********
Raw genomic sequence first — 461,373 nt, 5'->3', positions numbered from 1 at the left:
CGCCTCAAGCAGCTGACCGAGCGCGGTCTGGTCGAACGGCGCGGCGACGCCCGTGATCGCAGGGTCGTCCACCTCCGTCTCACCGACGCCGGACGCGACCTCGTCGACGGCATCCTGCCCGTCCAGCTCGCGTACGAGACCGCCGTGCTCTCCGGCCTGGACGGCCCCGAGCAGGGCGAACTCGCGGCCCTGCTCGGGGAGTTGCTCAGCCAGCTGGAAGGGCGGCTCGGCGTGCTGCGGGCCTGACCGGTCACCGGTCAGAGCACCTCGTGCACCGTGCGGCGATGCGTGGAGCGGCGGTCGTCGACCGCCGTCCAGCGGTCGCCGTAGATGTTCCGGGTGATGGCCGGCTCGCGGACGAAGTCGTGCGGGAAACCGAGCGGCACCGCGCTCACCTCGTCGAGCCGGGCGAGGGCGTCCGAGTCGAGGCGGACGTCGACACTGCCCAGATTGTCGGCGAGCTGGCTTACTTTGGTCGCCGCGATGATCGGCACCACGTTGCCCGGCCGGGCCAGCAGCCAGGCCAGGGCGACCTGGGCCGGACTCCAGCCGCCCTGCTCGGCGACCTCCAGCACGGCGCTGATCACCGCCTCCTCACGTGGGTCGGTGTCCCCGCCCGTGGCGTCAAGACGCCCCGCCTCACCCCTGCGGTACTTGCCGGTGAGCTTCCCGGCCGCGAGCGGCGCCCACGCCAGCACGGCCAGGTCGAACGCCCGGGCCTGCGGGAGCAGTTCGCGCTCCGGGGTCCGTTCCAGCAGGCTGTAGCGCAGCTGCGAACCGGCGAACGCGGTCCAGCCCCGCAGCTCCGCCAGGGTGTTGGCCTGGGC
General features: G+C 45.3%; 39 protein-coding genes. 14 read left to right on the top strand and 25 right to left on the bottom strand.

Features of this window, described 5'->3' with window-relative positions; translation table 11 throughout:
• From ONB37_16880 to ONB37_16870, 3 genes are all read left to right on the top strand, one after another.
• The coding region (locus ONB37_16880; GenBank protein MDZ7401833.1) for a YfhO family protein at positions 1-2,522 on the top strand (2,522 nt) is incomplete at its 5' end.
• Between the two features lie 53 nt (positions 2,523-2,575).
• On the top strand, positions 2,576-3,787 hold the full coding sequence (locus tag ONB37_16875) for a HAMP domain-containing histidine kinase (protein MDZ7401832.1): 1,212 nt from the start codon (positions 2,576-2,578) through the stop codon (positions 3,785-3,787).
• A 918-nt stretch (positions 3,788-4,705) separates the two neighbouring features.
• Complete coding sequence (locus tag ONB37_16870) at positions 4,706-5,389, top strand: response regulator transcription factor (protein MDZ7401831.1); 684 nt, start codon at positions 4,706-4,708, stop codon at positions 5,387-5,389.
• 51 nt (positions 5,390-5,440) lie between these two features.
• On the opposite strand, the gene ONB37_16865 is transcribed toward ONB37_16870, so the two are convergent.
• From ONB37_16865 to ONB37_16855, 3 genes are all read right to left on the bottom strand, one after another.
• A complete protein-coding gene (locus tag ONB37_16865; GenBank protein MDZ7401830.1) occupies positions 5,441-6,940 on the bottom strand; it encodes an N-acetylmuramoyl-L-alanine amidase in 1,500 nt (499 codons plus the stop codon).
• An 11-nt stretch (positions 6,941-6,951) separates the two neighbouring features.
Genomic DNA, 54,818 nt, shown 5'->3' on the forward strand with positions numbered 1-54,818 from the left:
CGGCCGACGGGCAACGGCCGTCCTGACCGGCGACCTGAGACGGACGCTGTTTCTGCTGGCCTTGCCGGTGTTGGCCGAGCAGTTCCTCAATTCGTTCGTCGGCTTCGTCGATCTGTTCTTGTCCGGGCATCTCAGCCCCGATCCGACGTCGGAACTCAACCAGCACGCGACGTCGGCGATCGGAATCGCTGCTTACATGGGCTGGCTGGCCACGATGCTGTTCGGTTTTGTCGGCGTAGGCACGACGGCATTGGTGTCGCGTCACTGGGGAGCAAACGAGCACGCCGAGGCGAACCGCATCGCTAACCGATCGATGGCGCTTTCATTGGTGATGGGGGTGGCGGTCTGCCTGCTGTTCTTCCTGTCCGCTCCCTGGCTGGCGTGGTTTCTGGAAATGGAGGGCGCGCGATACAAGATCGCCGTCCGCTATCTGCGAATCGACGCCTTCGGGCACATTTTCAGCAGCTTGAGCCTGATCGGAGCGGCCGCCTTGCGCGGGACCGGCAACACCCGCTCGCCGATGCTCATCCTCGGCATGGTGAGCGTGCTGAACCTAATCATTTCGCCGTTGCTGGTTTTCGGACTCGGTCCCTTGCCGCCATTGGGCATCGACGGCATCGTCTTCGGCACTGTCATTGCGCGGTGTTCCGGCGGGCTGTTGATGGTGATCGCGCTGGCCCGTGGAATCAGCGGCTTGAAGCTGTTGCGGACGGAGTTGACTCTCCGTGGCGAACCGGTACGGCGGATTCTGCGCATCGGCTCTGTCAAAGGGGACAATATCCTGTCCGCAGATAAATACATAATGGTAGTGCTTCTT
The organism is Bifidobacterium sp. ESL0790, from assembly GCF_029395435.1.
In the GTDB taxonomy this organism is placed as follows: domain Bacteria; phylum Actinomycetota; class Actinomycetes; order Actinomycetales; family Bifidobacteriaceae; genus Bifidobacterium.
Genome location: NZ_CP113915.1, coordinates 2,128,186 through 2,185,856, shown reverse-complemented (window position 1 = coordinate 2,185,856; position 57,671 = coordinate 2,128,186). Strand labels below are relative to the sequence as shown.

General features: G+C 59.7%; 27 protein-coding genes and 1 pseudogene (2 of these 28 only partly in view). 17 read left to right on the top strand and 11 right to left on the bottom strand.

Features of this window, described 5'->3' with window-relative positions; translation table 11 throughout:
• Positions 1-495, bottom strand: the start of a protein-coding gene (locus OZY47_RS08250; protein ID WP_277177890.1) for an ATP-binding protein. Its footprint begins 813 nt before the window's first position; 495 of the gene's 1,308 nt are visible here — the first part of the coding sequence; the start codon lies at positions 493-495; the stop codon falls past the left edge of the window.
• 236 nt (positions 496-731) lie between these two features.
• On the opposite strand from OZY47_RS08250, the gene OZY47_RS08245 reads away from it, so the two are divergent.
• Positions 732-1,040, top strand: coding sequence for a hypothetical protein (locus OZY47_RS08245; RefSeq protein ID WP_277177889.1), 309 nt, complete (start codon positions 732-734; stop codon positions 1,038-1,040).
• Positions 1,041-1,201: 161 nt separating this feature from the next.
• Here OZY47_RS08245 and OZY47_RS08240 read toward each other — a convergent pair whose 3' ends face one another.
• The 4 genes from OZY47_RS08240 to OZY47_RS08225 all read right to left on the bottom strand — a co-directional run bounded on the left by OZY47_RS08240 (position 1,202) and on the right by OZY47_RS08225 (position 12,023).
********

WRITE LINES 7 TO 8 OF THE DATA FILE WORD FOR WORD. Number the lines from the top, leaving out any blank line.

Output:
• Between the two features lie 53 nt (positions 2,523-2,575).
• On the top strand, positions 2,576-3,787 hold the full coding sequence (locus tag ONB37_16875) for a HAMP domain-containing histidine kinase (protein MDZ7401832.1): 1,212 nt from the start codon (positions 2,576-2,578) through the stop codon (positions 3,785-3,787).